The cryptologist Simon Singh exhibited an actual Enigma machine, even dismantling it on stage to see the workings. He also rubbished the centuries-old trend of finding hidden codes and predictions in religious texts, by demonstrating them to be down to pure mathematical chance.

Dr Ben Goldacre gave what is quite possibly the only talk on statistics ever that could be termed ‘interesting’! As a doctor treating patients, he was concerned with ethics committees and drugs companies making it hard for doctors and patients to trial and/or see evidence supporting claims of drug benefits.

Prof Brian Cox walked us through the timeline of our cosmic beginning, with an interesting note about evolution in molecular biology, and I learned that Hubble’s Constant (rate of expansion of our universe) can be written as 42 miles/ second/ 3 million light-years. He ended with a quote from Dr. Carl Sagan’s Cosmos; in fact the last words in the book’s last chapter ‘Who Speaks For Earth?’

I’ll type up the words from my copy; they deserve to be repeated:

“Some 3.6 million years ago, in what is now nothern Tanzania, a volcano erupted, the resulting cloud of ash covering the surrounding savannahs. In 1979, the paleoanthropologist Mary Leaky found in that ash footprints – the footprints, she believes, of an early hominid, perhaps an ancestor of all the people on the Earth today. And 380,000 kilometers away, in a flat dry plain that humans have in a moment of optimism called the Sea of Tranquility, there is another footprint, left by the first human to walk another world. We have come far in 3.6 million years, and in 4.6 billion and in 15 billion.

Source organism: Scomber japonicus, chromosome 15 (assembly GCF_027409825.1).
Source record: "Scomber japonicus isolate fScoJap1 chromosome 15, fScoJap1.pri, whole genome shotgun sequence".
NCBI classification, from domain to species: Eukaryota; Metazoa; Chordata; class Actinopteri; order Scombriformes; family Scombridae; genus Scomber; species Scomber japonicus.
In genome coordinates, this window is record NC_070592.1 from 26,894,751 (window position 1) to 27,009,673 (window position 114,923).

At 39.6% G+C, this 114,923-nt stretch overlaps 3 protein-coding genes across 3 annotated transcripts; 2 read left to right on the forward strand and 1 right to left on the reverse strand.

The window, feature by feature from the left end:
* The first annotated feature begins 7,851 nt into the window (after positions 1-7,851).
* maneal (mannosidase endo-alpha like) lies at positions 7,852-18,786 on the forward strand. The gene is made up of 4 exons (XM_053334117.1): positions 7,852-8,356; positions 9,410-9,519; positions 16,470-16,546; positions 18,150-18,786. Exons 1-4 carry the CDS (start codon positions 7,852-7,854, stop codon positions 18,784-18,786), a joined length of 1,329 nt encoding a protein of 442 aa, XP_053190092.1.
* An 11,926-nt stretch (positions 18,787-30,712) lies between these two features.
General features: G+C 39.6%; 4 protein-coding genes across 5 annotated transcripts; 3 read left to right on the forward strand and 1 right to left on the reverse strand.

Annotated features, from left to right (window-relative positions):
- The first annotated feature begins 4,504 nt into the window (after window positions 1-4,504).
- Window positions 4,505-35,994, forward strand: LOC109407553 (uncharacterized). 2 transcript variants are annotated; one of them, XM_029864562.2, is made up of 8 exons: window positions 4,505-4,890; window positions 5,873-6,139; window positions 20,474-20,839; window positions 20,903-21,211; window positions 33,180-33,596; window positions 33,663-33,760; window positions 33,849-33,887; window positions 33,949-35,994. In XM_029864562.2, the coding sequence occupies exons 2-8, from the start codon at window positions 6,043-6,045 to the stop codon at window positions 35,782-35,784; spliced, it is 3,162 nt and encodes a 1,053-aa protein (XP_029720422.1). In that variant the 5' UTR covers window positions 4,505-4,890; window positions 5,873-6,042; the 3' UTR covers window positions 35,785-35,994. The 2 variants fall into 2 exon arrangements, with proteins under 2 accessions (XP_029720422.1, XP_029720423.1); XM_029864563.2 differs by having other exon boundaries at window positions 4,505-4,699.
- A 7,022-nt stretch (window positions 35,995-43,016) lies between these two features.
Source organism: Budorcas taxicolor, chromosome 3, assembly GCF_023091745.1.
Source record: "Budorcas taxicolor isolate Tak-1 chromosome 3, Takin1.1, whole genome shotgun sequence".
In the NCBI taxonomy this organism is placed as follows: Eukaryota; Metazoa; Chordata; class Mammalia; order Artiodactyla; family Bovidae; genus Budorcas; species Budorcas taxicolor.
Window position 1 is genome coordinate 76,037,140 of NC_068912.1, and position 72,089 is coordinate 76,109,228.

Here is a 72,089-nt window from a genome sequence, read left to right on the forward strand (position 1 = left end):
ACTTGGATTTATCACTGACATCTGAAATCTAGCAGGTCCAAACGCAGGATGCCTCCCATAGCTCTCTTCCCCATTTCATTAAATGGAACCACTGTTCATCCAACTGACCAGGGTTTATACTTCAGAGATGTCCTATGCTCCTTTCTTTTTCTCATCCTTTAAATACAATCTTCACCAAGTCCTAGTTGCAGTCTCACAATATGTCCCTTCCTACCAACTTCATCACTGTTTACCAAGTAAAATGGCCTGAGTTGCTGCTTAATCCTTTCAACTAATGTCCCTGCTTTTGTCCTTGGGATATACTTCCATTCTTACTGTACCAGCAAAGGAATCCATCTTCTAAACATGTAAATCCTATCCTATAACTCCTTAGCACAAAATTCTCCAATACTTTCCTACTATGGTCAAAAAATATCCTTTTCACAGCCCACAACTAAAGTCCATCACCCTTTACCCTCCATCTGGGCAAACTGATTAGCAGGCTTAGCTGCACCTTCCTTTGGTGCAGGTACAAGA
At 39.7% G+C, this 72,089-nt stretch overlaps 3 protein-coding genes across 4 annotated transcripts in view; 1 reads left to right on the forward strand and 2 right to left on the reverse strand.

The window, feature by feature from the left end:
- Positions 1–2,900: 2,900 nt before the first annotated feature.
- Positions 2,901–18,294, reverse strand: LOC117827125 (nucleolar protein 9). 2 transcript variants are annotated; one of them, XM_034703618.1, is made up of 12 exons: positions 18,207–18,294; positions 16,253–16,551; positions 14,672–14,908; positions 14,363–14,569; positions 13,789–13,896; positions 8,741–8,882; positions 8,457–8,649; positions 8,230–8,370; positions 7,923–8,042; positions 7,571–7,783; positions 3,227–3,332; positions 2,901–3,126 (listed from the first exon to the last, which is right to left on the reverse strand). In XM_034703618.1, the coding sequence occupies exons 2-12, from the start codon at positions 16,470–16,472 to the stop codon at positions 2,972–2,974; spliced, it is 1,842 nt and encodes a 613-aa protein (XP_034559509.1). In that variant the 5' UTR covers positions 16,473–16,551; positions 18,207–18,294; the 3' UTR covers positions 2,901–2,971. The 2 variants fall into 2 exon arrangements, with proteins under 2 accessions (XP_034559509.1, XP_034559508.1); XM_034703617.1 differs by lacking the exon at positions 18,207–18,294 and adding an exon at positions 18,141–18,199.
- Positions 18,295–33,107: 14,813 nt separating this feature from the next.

For we are the local embodiment of a Cosmos grown to self-awareness. We have begun to contemplate our origins: starstuff pondering the stars; organized assemblages of ten billion billion billion atoms considering the evolution of atoms; tracing the long journey by which, here at least consciousness arose. Our loyalties are to the species and the planet. We speak for Earth.Our obligation to survive is owed not just to ourselves but also to that Cosmos, ancient and vast, from which we spring.”

Wasn’t too sure about the funny songs by Helen and Tim though; I guess the format just doesn’t work for me beyond raising a few chuckles. The lyrics just end up being too brainy, and get shoe-horned into some semblance of a song. You can also see why audience participation is necessary to allow the performer(s) to feed off; it was kind of hard getting a stadium full of sceptics to sing along!

Thanks to Tom and Jill for arranging tickets!!

Baroque by candlelight

Bridgewater hall, set for the four seasons by candlelight

Four Seasons By Candlelight

The 25th of Nov was another great evening at the Bridgewater Hall, Manchester.